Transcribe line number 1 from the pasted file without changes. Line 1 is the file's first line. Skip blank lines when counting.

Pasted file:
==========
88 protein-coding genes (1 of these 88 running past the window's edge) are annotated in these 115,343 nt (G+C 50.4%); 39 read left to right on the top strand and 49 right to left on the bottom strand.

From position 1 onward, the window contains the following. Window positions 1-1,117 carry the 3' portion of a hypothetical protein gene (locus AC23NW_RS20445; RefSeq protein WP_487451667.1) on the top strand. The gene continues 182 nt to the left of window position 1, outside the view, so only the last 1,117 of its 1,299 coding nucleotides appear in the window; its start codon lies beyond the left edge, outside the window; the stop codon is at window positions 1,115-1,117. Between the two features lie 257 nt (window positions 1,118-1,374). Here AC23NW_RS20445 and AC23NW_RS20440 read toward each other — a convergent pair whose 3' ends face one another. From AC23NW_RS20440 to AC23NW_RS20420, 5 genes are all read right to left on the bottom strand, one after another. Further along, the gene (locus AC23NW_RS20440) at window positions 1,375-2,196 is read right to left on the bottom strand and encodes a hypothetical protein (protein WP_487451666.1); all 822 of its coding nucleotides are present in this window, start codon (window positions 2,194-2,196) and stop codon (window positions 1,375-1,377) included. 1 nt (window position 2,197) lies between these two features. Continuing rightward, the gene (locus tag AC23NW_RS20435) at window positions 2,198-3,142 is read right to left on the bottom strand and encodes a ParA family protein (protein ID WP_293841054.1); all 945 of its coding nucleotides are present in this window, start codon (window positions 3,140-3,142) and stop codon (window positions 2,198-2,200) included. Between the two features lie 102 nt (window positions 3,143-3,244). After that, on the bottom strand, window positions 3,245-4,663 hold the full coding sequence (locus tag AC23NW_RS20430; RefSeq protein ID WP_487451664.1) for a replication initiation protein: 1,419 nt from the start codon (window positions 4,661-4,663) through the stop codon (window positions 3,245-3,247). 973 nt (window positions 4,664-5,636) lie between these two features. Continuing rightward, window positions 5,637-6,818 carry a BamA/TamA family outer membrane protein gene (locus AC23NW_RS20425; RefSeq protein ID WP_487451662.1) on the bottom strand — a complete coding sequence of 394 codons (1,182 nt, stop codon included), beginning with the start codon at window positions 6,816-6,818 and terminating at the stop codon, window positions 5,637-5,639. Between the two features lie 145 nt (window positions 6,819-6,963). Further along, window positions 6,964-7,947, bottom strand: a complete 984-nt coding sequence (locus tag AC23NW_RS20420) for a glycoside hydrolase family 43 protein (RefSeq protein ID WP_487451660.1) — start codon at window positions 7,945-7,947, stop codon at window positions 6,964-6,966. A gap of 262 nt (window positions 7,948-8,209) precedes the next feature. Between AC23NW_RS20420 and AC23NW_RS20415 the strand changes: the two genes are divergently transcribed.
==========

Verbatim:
88 protein-coding genes (1 of these 88 running past the window's edge) are annotated in these 115,343 nt (G+C 50.4%); 39 read left to right on the top strand and 49 right to left on the bottom strand.